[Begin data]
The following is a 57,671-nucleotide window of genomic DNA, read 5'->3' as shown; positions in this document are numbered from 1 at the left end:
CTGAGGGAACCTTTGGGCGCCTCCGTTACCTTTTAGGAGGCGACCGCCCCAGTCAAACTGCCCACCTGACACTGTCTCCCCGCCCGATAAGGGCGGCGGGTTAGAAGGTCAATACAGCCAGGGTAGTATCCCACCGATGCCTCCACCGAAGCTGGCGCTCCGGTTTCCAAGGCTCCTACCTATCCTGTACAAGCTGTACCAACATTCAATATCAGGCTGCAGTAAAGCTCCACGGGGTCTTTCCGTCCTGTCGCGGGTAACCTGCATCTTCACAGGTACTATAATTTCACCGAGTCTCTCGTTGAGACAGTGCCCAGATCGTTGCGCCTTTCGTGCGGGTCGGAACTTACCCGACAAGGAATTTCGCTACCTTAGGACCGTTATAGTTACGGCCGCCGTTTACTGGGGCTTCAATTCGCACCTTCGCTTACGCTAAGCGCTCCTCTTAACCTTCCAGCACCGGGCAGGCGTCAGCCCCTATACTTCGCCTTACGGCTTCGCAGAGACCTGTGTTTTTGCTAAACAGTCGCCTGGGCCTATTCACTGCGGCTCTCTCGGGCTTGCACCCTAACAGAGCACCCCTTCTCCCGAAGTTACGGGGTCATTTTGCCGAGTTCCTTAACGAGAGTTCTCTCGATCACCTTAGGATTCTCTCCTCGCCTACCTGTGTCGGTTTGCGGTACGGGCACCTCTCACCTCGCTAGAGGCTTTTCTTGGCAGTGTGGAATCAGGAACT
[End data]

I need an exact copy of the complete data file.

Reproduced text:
The following is a 57,671-nucleotide window of genomic DNA, read 5'->3' as shown; positions in this document are numbered from 1 at the left end:
CTGAGGGAACCTTTGGGCGCCTCCGTTACCTTTTAGGAGGCGACCGCCCCAGTCAAACTGCCCACCTGACACTGTCTCCCCGCCCGATAAGGGCGGCGGGTTAGAAGGTCAATACAGCCAGGGTAGTATCCCACCGATGCCTCCACCGAAGCTGGCGCTCCGGTTTCCAAGGCTCCTACCTATCCTGTACAAGCTGTACCAACATTCAATATCAGGCTGCAGTAAAGCTCCACGGGGTCTTTCCGTCCTGTCGCGGGTAACCTGCATCTTCACAGGTACTATAATTTCACCGAGTCTCTCGTTGAGACAGTGCCCAGATCGTTGCGCCTTTCGTGCGGGTCGGAACTTACCCGACAAGGAATTTCGCTACCTTAGGACCGTTATAGTTACGGCCGCCGTTTACTGGGGCTTCAATTCGCACCTTCGCTTACGCTAAGCGCTCCTCTTAACCTTCCAGCACCGGGCAGGCGTCAGCCCCTATACTTCGCCTTACGGCTTCGCAGAGACCTGTGTTTTTGCTAAACAGTCGCCTGGGCCTATTCACTGCGGCTCTCTCGGGCTTGCACCCTAACAGAGCACCCCTTCTCCCGAAGTTACGGGGTCATTTTGCCGAGTTCCTTAACGAGAGTTCTCTCGATCACCTTAGGATTCTCTCCTCGCCTACCTGTGTCGGTTTGCGGTACGGGCACCTCTCACCTCGCTAGAGGCTTTTCTTGGCAGTGTGGAATCAGGAACT